See more Laura Wattenberg articles on AOD.

Powered by
TTSReader
Share this page on
Article provided by Wikipedia


( => ( => ( => Laura Wattenberg [pageid] => 48966307 ) =>

Laura Wattenberg is a name expert, entrepreneur, and author of The Baby Name Wizard[1]. She is known for deriving cultural insights from scientific analysis of name usage,[2] as well as creating innovative interactive tools to communicate these insights. Wattenberg is frequently quoted in the media on name-related topics.

Contents

Writing, technology, and entrepreneurship[edit]

Wattenberg began her career as a baby name expert in 2005, with the publication of The Baby Name Wizard. The book took a new approach to the topic of baby names, focusing on cultural usage over etymologies. Taking advantage of recently released historical data from the U.S. Social Security Administration, Wattenberg provided graphs and statistical analyses of historical name trends. Currently in its third edition, the book has sold over a quarter-million copies.[3]

Along with the book, Wattenberg publishes regularly on how names shed light on cultural issues. In addition to contributing to a blog accompanying _The Baby Name Wizard_, she is a frequent contributor to the Huffington Post[4] and Slate.[5] She is often quoted in the media on name news, on topics ranging from celebrity names[6] to cultural implications of name trends.[7][8]

In 2008, Wattenberg co-founded a company, Generation Grownup, to provide news, analysis and tools for expectant parents and others interested in names. When it was acquired by CafeMom in 2014, the company's web properties had 1.5 million monthly unique users,[9] had won awards,[10] and became standard references for name information on the web.[11]

The Generation Grownup sites also feature a suite of technological tools for understanding name trends. The _Name Voyager_[12] was the first visualization of baby name trends. _Namipedia_[13] is a crowd-sourced encyclopedia of name information that contains entries on more than 40,000 names.[14] The _Name Matchmaker_ provides a direct way for expectant parents to choose names.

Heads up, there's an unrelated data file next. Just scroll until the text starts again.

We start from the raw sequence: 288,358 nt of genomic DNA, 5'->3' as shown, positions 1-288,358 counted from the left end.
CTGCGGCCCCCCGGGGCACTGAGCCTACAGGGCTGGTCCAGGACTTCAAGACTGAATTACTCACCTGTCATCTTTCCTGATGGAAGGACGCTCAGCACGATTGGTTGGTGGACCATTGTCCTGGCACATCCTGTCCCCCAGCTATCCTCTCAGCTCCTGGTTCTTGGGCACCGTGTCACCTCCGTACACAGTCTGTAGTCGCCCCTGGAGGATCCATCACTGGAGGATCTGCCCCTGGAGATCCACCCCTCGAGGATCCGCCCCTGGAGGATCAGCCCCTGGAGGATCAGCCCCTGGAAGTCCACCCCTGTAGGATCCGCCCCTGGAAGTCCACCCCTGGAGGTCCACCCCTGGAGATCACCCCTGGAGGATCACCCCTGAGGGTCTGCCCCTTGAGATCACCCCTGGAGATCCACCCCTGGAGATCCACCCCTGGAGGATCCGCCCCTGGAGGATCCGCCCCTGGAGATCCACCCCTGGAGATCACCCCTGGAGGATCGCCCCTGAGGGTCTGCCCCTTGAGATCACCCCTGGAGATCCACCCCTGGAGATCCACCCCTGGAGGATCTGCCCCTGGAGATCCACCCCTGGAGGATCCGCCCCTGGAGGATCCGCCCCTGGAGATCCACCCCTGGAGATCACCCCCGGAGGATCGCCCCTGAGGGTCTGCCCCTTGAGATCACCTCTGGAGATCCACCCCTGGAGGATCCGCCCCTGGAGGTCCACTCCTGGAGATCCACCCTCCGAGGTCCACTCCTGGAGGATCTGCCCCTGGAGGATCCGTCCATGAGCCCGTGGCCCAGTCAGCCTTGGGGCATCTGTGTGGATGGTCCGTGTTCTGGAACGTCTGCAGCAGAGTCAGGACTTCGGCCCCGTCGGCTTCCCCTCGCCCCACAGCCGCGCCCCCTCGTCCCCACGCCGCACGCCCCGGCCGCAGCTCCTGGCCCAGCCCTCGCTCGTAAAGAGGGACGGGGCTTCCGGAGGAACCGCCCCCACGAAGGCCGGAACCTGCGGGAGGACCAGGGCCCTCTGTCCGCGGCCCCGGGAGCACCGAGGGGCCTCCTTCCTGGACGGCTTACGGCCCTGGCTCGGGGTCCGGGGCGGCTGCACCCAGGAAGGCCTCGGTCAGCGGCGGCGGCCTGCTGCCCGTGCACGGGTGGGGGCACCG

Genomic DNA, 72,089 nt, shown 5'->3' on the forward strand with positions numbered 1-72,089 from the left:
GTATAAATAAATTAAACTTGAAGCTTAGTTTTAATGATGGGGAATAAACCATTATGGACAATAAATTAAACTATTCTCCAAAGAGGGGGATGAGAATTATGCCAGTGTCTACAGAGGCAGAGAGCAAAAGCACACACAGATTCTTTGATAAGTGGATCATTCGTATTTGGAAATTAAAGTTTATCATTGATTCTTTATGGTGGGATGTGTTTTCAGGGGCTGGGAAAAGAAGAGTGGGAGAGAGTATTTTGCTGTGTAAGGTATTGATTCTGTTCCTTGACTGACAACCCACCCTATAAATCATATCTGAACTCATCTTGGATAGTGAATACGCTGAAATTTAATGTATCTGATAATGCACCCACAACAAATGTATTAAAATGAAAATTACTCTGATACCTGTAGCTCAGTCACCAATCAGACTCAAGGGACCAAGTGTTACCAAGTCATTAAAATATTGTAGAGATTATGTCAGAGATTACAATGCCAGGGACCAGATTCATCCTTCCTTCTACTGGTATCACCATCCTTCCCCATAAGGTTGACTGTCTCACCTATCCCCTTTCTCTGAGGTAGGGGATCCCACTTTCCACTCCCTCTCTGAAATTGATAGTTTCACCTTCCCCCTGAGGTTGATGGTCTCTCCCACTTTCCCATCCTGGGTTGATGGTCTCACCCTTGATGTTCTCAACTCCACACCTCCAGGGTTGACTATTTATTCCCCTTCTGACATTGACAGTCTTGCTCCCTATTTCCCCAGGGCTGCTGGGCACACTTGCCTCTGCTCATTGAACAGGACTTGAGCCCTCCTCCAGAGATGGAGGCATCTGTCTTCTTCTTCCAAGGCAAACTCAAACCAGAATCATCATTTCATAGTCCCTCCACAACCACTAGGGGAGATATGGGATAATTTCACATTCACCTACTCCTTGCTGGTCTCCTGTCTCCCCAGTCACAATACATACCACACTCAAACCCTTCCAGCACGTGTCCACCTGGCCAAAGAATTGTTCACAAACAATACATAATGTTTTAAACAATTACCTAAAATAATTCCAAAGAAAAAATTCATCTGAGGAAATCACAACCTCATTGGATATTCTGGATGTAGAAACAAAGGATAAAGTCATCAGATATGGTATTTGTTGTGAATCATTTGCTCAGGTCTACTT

Cultural commentary[edit]

Wattenberg's research-driven, analytical approach to understanding names and style has led to new insights into the connection between naming trends and society as a whole. As New York Times columnist "David Brooks put it, "I didn’t become aware of the true import of names until I read Laura Wattenberg. She has taken her obsession with names ... and has transformed it into a window on American society."[15]

For example, Wattenberg has found strong (and counterintuitive) relationships between partisan voting and baby name trends across states in the United States.[16] Wattenberg supplements data analysis with historical research, tracing, for instance, how U.S. attitudes towards names have been intertwined with attitudes towards race for more than a century, and how gun-related names mirror attitudes toward firearms.[17][18]

A key theme in her work is how the common modern desire for a distinct name has led to "lockstep individualism" in which parents make the same choices even as they attempt to find unique names.[19]

Earlier work[edit]

Wattenberg has an M.S. in psychology from "Stanford University, and began her career as a researcher for the "Business Enterprise Trust, where she wrote several "Harvard Business School case studies on socially conscious business practices.[20] From 1996 to 2002 she led design and development of high-growth technology products for "Johnson & Higgins and "Marsh & Mclennan.[21]

References[edit]

  1. ^ Wattenberg, Laura (2013). The Baby Name Wizard, Revised 3rd Edition: A Magical Method for Finding the Perfect Name for Your Baby (3 ed.). New York: Harmony. 
  2. ^ Brooks, David (August 7, 2007). "Goodbye, George and John". The New York Times. 
  3. ^ "Bio: About Baby Name Expert Laura Wattenberg". 
  4. ^ "Articles by Laura Wattenberg". The Huffington Post. 
  5. ^ "Articles by Laura Wattenberg". Slate. 
  6. ^ Macario, Dana (December 20, 2012). "'Blue Ivy' gets name-of-the year award for being unique, trademark-worthy". Today Show. 
  7. ^ Brooks, David (August 7, 2007). "Goodbye, George and John". The New York Times. 
  8. ^ Pappas, Stephanie (November 5, 2015). "Sofia Rises: Baby Name Takes Over the World". Live Science. 
  9. ^ "CafeMom acquires BabyNameWizard.com, the premier online baby name destination for expectant parents". CafeMom. August 11, 2014. 
  10. ^ Fisher, Adam (August 24, 2009). "50 Best Websites 2009". Time Magazine. 
  11. ^ "Best Free Reference Web Sites 2010 Twelfth Annual List RUSA Machine-Assisted Reference Section (MARS)". American Library Association. 
  12. ^ "NameVoyager". Baby Name Wizard. 
  13. ^ "Namipedia". 
  14. ^ "CafeMom acquires BabyNameWizard.com, the premier online baby name destination for expectant parents". CafeMom. August 11, 2014. 
  15. ^ Brooks, David (August 7, 2007). "Goodbye, George and John". The New York Times. 
  16. ^ Greenblatt, Alan (May 14, 2012). "Baby Names: The Latest Partisan Divide?". National Public Radio. 
  17. ^ Wattenberg, Laura. "Ledasha, legends and race". Baby Name Wizard. 
  18. ^ Wattenberg, Laura. "Sun of a Gun: The Firearms Baby Name Report". Baby Name Wizard. 
  19. ^ Wattenberg, Laura (May 16, 2010). "Your baby is unique, but her name isn't". The Washington Post. 
  20. ^ "Harvard Business School Publishing". Harvard Business School. 
  21. ^ "Bio: About Baby Name Expert Laura Wattenberg". 
) )